A nonviolent people's revolt is sweeping the northern Haitian countryside, and for the first time in years the hunter is being hunted. In revenge for oppression long wrought by local police, large roving bands of angry men and boys are taking it upon themselves to disarm the Haitian police in their own communities.
The mobs--some with as many as 200 people--are storming the police buildings and pillaging officers' homes, grabbing rifles, shotguns, handguns, knives, batons and ammunition and then marching proudly through the dusty streets and turning the weapons over to U.S. military authorities.
The grass-roots movement has spread--sometimes faster than the U.S. military can get there--to towns such as Grande Riviere and Le Borgne in the northern valleys as people have become emboldened in the wake of the killings last weekend of 10 Haitian policemen in a gun battle with U.S. Marines.
On Tuesday, the people "liberated" Limbe, a town of 20,000. "Anybody who has repressed us, we are taking their guns," declared Jacques Fritz, who led a 200-man mob Tuesday morning into the home of a local police section chief. "Anybody who beat us or whipped us, we are taking their guns. So when (exiled) President (Jean-Bertrand) Aristide gets back, the country will be clean."
But the reversal in Limbe and the other northern towns has brought chaos rather than instant freedom, wedging U.S. troops between demands by the crowds that police who surrender to U.S. troops be turned over to the people and police officers' pleas for American protection. The soldiers, brought here to keep the peace, find themselves unable to please everyone.
"My brain is racked," said an exasperated Capt. Ed Barton, leader of a group of six Special Forces troops who have set up a base in the center of Limbe. "My job is to establish some sort of civil order around here. But we are starting at scratch, and everyone is turning to us for help."
Added Capt. Bruce Rahn, "Everybody thinks we are their own personal savior."
Life in Limbe began to turn upside down Sunday. A special detachment of Marines from nearby Cap Haitien, Haiti's second-largest city, landed by helicopter here in what was supposed to have been a get-acquainted meeting with local residents.
The Marines met with the police and confiscated most of their firearms, including semiautomatic and automatic weapons. When the troops flew back to Cap Haitien on Sunday night, they allowed the police to keep only a handful of weapons.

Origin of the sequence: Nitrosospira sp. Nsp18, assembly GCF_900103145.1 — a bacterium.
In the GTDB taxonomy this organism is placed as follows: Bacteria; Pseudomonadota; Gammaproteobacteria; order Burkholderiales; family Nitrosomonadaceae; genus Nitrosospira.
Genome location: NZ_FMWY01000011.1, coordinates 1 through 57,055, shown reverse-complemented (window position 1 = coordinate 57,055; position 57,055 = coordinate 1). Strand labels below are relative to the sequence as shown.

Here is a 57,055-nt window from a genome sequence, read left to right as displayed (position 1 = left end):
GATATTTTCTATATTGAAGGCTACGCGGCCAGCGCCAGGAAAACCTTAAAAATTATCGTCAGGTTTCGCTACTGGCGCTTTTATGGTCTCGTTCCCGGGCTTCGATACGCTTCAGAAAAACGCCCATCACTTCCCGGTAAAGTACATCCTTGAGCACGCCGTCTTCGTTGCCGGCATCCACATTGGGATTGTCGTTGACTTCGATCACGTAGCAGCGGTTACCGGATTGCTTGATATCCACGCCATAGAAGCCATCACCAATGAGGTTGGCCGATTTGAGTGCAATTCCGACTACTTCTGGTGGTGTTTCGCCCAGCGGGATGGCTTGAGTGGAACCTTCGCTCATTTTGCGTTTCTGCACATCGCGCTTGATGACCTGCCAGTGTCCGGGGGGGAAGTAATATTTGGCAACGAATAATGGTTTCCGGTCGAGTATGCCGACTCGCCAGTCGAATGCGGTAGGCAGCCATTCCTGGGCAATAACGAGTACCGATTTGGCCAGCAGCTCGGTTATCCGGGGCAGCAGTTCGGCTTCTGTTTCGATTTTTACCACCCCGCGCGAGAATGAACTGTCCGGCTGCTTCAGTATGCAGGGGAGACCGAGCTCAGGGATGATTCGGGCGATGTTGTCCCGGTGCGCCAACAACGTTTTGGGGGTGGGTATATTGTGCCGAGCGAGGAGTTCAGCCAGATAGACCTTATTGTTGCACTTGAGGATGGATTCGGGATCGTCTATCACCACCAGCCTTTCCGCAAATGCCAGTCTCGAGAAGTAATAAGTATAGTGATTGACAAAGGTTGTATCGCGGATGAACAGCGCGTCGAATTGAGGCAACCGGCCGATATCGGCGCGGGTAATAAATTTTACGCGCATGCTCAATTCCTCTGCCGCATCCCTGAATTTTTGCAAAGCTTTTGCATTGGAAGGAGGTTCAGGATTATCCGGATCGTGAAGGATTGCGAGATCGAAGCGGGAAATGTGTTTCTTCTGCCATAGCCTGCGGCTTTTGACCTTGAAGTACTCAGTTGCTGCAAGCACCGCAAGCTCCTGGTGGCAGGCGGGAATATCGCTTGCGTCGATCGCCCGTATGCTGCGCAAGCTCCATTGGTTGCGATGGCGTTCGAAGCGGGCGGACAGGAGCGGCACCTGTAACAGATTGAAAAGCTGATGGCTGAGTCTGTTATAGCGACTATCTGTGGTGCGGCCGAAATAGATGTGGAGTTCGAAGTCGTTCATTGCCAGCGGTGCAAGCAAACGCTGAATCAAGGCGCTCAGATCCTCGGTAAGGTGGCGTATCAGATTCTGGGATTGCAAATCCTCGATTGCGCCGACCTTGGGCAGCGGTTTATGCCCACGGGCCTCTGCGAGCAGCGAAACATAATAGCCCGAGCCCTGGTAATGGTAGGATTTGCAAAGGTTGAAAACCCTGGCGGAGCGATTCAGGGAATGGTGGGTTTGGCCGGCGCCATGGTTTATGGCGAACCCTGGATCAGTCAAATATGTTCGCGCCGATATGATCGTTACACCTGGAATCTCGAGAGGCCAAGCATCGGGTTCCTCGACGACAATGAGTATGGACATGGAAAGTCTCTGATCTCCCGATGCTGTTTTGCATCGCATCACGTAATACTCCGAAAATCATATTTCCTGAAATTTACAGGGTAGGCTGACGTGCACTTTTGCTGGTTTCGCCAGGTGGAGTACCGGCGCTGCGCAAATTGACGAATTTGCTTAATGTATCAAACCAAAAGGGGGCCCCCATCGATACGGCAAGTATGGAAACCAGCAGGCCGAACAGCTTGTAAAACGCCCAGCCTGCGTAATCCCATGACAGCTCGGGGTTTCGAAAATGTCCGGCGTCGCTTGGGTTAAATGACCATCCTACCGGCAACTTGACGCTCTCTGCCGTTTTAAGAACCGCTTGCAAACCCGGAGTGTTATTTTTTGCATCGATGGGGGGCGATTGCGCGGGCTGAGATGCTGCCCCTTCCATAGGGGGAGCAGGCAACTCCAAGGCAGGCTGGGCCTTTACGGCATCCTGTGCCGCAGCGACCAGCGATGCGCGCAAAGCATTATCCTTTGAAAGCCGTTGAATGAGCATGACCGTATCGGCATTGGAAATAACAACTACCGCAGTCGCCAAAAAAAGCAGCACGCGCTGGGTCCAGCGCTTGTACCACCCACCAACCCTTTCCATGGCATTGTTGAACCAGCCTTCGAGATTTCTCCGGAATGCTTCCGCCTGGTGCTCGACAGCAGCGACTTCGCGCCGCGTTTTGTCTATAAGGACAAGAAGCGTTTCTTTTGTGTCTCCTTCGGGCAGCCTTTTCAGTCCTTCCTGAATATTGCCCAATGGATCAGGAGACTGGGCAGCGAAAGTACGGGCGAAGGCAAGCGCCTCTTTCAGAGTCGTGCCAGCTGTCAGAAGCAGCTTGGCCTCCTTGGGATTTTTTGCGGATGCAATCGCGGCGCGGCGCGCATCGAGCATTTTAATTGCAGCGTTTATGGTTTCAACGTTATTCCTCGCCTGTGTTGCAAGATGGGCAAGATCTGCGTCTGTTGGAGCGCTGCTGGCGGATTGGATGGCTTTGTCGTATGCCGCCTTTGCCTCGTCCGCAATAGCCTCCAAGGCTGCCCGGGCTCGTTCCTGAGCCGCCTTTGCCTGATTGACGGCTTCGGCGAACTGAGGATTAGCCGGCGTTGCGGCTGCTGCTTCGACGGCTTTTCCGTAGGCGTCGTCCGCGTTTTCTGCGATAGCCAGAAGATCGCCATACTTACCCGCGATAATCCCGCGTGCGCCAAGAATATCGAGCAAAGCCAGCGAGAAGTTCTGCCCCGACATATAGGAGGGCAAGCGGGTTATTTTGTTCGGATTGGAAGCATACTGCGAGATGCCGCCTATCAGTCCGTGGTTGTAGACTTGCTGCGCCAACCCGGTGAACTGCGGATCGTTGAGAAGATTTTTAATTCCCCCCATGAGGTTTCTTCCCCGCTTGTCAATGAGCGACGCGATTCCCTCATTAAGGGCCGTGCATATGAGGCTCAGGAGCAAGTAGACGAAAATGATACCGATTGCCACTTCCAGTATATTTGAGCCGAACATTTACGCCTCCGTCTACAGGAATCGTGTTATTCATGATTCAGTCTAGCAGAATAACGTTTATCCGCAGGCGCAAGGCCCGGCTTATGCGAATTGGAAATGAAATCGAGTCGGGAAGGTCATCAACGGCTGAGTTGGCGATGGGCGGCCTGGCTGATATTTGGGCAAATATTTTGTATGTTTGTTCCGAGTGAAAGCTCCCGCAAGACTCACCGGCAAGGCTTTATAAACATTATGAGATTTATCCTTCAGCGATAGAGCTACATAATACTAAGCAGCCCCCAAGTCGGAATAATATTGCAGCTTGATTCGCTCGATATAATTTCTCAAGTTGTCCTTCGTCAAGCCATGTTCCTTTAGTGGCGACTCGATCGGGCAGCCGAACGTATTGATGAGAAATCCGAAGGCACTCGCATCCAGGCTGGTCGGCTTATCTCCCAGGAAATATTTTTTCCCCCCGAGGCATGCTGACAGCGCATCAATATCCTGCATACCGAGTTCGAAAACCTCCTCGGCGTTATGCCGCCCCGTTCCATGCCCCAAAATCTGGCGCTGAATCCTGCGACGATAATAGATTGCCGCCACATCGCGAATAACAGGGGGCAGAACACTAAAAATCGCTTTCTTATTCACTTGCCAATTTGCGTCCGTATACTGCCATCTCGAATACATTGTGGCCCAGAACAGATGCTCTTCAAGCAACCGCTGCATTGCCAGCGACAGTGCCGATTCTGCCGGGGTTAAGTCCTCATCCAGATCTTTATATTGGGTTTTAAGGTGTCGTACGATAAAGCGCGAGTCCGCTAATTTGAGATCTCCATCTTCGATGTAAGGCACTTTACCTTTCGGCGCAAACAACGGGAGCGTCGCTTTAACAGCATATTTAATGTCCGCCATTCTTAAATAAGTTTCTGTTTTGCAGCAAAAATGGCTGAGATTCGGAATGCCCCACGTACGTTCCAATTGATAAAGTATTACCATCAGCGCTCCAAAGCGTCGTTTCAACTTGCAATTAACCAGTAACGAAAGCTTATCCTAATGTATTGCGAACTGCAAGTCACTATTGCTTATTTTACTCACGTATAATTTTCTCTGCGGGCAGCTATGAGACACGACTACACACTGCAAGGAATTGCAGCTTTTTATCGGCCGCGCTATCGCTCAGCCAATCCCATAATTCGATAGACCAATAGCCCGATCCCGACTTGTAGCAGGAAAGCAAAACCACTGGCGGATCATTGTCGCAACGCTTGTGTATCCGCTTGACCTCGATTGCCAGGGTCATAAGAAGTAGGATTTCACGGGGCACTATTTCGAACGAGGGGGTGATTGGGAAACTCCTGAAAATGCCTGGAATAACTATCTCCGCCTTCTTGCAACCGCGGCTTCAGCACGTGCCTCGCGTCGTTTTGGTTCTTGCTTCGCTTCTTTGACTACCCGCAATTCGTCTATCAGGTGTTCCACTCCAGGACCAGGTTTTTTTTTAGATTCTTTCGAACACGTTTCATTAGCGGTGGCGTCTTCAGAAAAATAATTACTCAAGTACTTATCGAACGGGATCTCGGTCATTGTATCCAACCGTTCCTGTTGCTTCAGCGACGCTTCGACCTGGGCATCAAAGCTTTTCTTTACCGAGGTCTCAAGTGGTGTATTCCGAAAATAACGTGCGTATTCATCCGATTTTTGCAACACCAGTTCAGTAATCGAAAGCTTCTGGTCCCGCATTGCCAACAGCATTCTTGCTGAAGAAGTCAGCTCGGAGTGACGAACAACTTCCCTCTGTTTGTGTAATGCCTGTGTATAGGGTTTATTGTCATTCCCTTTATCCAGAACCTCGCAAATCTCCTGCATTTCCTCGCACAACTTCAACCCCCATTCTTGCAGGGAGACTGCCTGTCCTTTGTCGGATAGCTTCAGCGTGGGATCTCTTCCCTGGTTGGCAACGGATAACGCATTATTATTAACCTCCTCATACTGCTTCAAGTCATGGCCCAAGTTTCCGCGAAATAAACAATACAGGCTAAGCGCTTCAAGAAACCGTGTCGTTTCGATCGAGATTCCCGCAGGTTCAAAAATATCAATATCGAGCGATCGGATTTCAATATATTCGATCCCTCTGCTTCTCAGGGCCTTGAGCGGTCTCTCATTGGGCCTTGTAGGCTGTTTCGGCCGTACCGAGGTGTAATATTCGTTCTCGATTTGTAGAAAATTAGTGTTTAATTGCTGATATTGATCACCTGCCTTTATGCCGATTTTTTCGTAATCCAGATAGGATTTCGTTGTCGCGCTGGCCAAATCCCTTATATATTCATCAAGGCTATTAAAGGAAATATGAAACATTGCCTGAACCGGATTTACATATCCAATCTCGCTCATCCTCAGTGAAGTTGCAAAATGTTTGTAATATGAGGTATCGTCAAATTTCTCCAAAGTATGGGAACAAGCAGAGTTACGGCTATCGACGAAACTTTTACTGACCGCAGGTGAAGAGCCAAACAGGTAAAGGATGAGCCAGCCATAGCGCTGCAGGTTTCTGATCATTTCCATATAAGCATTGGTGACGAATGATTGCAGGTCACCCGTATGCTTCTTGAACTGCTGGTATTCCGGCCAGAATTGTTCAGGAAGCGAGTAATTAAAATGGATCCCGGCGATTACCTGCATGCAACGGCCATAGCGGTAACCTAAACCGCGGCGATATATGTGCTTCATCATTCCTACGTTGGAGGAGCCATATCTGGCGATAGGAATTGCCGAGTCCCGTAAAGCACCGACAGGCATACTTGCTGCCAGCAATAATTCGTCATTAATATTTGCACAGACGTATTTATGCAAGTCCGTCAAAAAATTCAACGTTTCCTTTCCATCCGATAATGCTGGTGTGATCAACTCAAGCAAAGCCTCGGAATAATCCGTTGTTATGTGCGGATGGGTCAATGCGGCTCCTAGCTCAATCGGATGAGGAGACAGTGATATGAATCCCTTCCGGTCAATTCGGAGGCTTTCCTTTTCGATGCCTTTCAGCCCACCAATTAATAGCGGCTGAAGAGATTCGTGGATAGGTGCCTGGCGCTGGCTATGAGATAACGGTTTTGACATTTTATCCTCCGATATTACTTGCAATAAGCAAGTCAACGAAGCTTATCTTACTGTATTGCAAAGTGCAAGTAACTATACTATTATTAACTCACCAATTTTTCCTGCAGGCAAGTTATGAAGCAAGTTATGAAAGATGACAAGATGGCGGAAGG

"They left us with some pistols, and they said they would return," said Cpl. Ramon Cadet, a Haitian police officer here.
But the Marines are being phased out of Cap Haitien this week to make way for Army troops from the 10th Mountain Light Infantry Division, and it was the Army Special Forces who came to Limbe on Monday. They landed on the soccer field, townspeople swarming around the helicopters. The people then marched with the soldiers through the town, up to the open-air marketplace and into the Limbe police headquarters.
By the time Capt. Barton and his men strolled into the police building Monday, only three of the community's 20 policemen were still in town. The rest had scattered or gone into hiding. The three officers quickly turned themselves in to Barton.
"I put up my hands and surrendered," said Haitian police officer Parison Joseph.
Added Joseph's colleague Cadet: "By the time the Army got here, the people seemed no longer to tolerate us being here. They would no longer respect our authority. So we threw up our hands and surrendered to the United States."
The crowds grew throughout the day Monday. The people angrily told Barton how, before the Army arrived, the three police officers had fired their pistols into the air to keep the mob away. The crowd wanted Barton to hand over the officers.
The three policemen begged for protection.
Barton did nothing, deciding to let tempers cool overnight.
On Tuesday morning, the rest of Limbe was emptied of police weapons as the crowds swept through various neighborhoods and converged on policemen's homes.
At the small, squat home of Papa Pierre, one of the police section chiefs who had fled Limbe, the mob poured in and rifled his belongings.
Outside, Pierre's 90-year-old mother, Yaya Pierre, was frightened by the uproar. Blind, gray-haired and nearly toothless, she shook her cane at the crowd. But she was no match for them; they pushed past her.
"My son doesn't live here anymore," she shouted. "Sometimes he comes to see us, but he doesn't live here anymore. He is the only son I have. My child! My child!"
Undeterred, the crowd turned and marched the two miles to the town square. Along the way they picked up another police rifle and a knife--the last of the police weapons they believe were left in Limbe.
There, in a grand gesture of civic pride, they presented Pierre's hat and the weapons they had gathered to the U.S. troops.
"Everything will be a lot more peaceful if nobody has guns," said Pierre Jacquelin Alace as he handed over the booty. "Let the U.S. Army have the guns now."